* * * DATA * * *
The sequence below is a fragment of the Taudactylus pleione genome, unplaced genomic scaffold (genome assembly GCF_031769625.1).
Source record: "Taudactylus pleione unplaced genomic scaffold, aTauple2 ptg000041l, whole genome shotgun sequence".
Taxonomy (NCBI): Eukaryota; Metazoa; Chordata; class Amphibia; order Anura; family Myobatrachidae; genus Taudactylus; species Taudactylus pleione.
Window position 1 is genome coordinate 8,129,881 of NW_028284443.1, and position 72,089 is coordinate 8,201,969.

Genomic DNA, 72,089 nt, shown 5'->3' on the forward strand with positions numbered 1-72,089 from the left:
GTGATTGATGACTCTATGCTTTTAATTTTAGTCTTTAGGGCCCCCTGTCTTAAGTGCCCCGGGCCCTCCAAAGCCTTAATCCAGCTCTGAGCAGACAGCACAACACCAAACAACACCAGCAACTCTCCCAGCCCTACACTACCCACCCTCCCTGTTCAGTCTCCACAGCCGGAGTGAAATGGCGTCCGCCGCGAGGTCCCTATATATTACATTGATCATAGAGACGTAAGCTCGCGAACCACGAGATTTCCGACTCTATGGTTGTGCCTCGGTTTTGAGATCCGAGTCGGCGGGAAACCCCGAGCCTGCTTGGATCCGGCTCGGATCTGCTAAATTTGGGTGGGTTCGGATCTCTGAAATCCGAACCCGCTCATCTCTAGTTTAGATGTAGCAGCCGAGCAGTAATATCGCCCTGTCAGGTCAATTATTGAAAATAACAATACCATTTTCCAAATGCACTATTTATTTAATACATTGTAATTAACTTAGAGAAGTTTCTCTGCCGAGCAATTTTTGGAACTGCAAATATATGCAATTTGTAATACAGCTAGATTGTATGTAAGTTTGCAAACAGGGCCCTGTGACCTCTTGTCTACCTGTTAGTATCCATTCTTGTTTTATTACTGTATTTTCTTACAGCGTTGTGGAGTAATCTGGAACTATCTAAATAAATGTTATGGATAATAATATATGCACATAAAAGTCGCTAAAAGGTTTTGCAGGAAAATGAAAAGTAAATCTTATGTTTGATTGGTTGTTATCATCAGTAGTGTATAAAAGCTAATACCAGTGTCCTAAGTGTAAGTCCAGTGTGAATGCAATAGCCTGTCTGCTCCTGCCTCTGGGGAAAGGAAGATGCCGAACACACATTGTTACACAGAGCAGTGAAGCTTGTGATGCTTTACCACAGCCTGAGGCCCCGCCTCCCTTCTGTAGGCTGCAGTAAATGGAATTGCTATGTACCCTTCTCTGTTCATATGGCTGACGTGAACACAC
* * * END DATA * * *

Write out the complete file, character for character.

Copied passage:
The sequence below is a fragment of the Taudactylus pleione genome, unplaced genomic scaffold (genome assembly GCF_031769625.1).
Source record: "Taudactylus pleione unplaced genomic scaffold, aTauple2 ptg000041l, whole genome shotgun sequence".
Taxonomy (NCBI): Eukaryota; Metazoa; Chordata; class Amphibia; order Anura; family Myobatrachidae; genus Taudactylus; species Taudactylus pleione.
Window position 1 is genome coordinate 8,129,881 of NW_028284443.1, and position 72,089 is coordinate 8,201,969.

Genomic DNA, 72,089 nt, shown 5'->3' on the forward strand with positions numbered 1-72,089 from the left:
GTGATTGATGACTCTATGCTTTTAATTTTAGTCTTTAGGGCCCCCTGTCTTAAGTGCCCCGGGCCCTCCAAAGCCTTAATCCAGCTCTGAGCAGACAGCACAACACCAAACAACACCAGCAACTCTCCCAGCCCTACACTACCCACCCTCCCTGTTCAGTCTCCACAGCCGGAGTGAAATGGCGTCCGCCGCGAGGTCCCTATATATTACATTGATCATAGAGACGTAAGCTCGCGAACCACGAGATTTCCGACTCTATGGTTGTGCCTCGGTTTTGAGATCCGAGTCGGCGGGAAACCCCGAGCCTGCTTGGATCCGGCTCGGATCTGCTAAATTTGGGTGGGTTCGGATCTCTGAAATCCGAACCCGCTCATCTCTAGTTTAGATGTAGCAGCCGAGCAGTAATATCGCCCTGTCAGGTCAATTATTGAAAATAACAATACCATTTTCCAAATGCACTATTTATTTAATACATTGTAATTAACTTAGAGAAGTTTCTCTGCCGAGCAATTTTTGGAACTGCAAATATATGCAATTTGTAATACAGCTAGATTGTATGTAAGTTTGCAAACAGGGCCCTGTGACCTCTTGTCTACCTGTTAGTATCCATTCTTGTTTTATTACTGTATTTTCTTACAGCGTTGTGGAGTAATCTGGAACTATCTAAATAAATGTTATGGATAATAATATATGCACATAAAAGTCGCTAAAAGGTTTTGCAGGAAAATGAAAAGTAAATCTTATGTTTGATTGGTTGTTATCATCAGTAGTGTATAAAAGCTAATACCAGTGTCCTAAGTGTAAGTCCAGTGTGAATGCAATAGCCTGTCTGCTCCTGCCTCTGGGGAAAGGAAGATGCCGAACACACATTGTTACACAGAGCAGTGAAGCTTGTGATGCTTTACCACAGCCTGAGGCCCCGCCTCCCTTCTGTAGGCTGCAGTAAATGGAATTGCTATGTACCCTTCTCTGTTCATATGGCTGACGTGAACACAC